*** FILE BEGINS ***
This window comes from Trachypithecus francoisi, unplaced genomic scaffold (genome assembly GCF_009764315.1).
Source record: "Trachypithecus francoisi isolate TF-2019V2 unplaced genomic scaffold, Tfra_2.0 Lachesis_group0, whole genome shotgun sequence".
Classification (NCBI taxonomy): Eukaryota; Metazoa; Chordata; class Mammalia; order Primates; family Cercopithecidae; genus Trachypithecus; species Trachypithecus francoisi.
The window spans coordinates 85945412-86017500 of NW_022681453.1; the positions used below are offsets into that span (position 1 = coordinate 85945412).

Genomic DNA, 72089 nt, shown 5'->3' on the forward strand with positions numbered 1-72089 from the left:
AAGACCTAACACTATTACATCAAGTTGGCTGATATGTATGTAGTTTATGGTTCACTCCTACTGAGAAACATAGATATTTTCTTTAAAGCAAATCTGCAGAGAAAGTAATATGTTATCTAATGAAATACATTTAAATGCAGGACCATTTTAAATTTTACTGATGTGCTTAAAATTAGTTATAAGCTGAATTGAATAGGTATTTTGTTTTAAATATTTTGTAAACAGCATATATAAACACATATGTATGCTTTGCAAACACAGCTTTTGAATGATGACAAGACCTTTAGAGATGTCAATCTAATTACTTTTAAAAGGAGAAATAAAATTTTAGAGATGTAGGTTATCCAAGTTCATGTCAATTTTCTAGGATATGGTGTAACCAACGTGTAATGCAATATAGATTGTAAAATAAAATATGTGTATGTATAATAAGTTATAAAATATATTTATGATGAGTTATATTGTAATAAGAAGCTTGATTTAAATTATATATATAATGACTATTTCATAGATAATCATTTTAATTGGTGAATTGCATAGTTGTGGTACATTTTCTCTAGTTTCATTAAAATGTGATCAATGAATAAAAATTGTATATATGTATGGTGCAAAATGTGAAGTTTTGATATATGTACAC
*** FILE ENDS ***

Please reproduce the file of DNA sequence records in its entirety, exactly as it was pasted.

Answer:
This window comes from Trachypithecus francoisi, unplaced genomic scaffold (genome assembly GCF_009764315.1).
Source record: "Trachypithecus francoisi isolate TF-2019V2 unplaced genomic scaffold, Tfra_2.0 Lachesis_group0, whole genome shotgun sequence".
Classification (NCBI taxonomy): Eukaryota; Metazoa; Chordata; class Mammalia; order Primates; family Cercopithecidae; genus Trachypithecus; species Trachypithecus francoisi.
The window spans coordinates 85945412-86017500 of NW_022681453.1; the positions used below are offsets into that span (position 1 = coordinate 85945412).

Genomic DNA, 72089 nt, shown 5'->3' on the forward strand with positions numbered 1-72089 from the left:
AAGACCTAACACTATTACATCAAGTTGGCTGATATGTATGTAGTTTATGGTTCACTCCTACTGAGAAACATAGATATTTTCTTTAAAGCAAATCTGCAGAGAAAGTAATATGTTATCTAATGAAATACATTTAAATGCAGGACCATTTTAAATTTTACTGATGTGCTTAAAATTAGTTATAAGCTGAATTGAATAGGTATTTTGTTTTAAATATTTTGTAAACAGCATATATAAACACATATGTATGCTTTGCAAACACAGCTTTTGAATGATGACAAGACCTTTAGAGATGTCAATCTAATTACTTTTAAAAGGAGAAATAAAATTTTAGAGATGTAGGTTATCCAAGTTCATGTCAATTTTCTAGGATATGGTGTAACCAACGTGTAATGCAATATAGATTGTAAAATAAAATATGTGTATGTATAATAAGTTATAAAATATATTTATGATGAGTTATATTGTAATAAGAAGCTTGATTTAAATTATATATATAATGACTATTTCATAGATAATCATTTTAATTGGTGAATTGCATAGTTGTGGTACATTTTCTCTAGTTTCATTAAAATGTGATCAATGAATAAAAATTGTATATATGTATGGTGCAAAATGTGAAGTTTTGATATATGTACAC